Two of the critical estate planning documents are the medical durable power of attorney (DPOA) and medical directives. These documents assist someone in expressing their medical wishes and desired treatment in certain situations.
The medical DPOA operates by assigning an agent to act on someone’s behalf when they are unable to do so. The agent is permitted to make some or all medical decisions for an incapacitated individual. These medical decision-making powers may be broad or limited, depending on the desire of the person appointing the agent. The agent instructs medical providers a person’s wishes regarding their treatment.
The medical directives specify what treatment(s) should be taken when someone is incapacitated or unable to make decisions on their own. These typically come into play when the outcome for quality of life is poor, or further treatment is unlikely to resolve the medical problem. For example, someone may instruct health care providers to cease treatment if further treatment is unlikely to resolve the health problem and are only prolonging the inevitable. The medical directives in situations such as this may instruct health care providers to cease treatment and only provide pain relief.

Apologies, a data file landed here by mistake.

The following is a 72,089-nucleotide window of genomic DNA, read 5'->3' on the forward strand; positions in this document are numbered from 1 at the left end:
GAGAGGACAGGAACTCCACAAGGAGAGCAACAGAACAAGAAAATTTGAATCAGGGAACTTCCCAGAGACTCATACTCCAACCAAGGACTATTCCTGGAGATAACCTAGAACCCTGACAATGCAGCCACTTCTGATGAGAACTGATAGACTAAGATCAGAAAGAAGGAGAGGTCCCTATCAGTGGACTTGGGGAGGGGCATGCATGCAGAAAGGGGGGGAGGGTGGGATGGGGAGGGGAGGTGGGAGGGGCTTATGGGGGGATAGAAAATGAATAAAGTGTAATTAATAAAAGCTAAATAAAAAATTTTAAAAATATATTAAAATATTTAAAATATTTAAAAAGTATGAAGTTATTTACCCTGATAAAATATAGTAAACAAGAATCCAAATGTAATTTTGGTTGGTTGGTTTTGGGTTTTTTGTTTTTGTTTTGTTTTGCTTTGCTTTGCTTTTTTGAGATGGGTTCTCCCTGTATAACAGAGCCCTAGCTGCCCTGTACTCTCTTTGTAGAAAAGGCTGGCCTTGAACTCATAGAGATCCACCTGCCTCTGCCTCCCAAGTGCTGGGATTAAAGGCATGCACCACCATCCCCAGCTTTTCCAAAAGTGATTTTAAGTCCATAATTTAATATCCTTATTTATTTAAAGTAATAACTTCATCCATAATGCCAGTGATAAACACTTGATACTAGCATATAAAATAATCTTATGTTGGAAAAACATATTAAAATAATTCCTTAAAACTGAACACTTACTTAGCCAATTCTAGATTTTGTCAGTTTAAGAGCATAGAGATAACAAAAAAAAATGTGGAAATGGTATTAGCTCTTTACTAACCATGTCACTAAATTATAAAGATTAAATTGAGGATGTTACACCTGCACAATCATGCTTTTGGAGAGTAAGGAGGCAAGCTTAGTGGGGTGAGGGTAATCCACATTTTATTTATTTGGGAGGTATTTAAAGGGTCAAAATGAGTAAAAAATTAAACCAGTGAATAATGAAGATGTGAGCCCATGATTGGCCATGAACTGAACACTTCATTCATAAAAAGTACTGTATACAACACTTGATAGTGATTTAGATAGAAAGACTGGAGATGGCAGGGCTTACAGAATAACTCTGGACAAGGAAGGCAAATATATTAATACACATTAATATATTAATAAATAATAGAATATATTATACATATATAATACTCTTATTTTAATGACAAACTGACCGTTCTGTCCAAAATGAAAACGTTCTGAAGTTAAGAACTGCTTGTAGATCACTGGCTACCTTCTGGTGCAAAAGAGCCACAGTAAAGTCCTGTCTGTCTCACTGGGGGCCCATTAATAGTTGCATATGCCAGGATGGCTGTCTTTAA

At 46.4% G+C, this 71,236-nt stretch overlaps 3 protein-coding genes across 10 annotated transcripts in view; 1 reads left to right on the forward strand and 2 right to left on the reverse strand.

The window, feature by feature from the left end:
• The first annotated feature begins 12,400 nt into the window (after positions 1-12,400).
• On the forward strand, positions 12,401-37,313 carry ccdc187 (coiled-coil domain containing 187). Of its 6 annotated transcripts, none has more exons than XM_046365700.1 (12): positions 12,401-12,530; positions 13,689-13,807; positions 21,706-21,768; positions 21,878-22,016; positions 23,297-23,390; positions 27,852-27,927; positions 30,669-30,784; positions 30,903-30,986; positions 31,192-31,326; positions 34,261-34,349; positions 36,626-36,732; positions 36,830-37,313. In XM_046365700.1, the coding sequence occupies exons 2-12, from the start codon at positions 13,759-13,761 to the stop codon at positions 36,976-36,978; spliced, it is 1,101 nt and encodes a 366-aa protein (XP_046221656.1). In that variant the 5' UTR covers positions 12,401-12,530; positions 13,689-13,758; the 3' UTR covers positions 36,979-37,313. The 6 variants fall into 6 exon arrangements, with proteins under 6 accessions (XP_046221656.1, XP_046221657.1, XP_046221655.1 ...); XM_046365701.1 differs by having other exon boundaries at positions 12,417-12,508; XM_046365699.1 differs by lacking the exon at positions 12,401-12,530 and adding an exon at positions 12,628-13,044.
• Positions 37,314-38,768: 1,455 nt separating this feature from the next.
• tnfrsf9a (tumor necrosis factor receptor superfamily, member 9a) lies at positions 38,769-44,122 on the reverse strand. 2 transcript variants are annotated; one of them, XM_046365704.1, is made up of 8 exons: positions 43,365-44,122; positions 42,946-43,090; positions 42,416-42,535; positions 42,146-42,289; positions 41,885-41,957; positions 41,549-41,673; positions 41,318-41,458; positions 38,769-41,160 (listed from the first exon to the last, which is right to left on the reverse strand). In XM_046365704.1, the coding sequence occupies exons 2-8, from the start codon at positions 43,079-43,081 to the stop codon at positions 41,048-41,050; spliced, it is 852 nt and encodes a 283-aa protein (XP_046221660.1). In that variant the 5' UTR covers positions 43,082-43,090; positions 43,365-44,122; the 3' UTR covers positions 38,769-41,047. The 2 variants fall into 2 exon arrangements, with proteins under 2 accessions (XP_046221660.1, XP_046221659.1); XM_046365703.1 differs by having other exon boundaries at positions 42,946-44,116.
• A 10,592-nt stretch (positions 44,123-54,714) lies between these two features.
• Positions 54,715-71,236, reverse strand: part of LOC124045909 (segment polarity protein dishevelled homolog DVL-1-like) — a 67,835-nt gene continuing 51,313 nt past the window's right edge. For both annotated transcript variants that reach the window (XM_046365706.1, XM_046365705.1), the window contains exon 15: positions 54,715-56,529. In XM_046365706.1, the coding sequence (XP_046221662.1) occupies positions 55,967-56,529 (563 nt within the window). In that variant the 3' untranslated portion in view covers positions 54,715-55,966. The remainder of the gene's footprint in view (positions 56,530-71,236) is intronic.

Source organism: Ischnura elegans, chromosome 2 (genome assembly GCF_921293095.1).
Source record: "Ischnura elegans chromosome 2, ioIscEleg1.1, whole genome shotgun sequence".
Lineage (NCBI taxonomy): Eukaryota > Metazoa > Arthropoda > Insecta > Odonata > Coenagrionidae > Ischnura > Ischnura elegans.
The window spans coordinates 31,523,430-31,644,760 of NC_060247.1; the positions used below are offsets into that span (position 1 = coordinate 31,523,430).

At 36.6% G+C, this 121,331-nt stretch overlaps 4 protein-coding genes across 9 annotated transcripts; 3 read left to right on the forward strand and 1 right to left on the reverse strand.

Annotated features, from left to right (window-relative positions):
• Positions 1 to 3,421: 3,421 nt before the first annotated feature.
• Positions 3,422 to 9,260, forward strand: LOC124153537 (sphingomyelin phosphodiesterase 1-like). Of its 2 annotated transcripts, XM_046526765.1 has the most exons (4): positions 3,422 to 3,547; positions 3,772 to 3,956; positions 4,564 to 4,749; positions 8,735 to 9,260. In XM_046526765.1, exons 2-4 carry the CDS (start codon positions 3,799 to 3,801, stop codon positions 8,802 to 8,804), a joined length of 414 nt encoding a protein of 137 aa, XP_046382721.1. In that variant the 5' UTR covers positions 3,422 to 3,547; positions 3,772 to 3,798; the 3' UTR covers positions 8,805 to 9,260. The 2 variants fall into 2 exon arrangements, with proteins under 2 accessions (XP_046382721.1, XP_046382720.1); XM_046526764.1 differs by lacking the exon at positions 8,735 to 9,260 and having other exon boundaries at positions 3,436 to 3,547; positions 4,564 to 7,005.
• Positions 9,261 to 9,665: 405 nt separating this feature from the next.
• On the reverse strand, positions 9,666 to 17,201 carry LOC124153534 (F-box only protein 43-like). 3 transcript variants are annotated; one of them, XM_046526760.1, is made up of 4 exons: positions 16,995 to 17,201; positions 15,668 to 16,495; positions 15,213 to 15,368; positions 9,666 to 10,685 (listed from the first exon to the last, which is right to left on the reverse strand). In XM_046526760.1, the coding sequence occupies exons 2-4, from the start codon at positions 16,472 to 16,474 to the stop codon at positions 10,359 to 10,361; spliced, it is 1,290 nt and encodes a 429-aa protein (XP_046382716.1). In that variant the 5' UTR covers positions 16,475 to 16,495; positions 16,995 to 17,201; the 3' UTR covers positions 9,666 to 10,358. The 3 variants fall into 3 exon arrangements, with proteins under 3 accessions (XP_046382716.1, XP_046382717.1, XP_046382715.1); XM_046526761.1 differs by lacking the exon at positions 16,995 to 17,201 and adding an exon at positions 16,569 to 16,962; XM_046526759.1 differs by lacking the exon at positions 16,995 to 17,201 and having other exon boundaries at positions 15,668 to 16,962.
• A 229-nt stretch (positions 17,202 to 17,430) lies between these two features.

Schmidt and Long combines the medical directives and the durable power of attorney in most cases, along with a HIPAA (Healthcare Insurance Portability and Accountability Act). The HIPAA release allows designated persons access to medical records. These records may be critical in treating a health problem. Thus, by permitting the ability of specified individuals to obtain medical records, the treating physicians have access to prior medical records and treatments that may aid in treating a current medical problem. By combining these three documents into one, the health treatment and medical instructions portion of the estate plan is all in one place.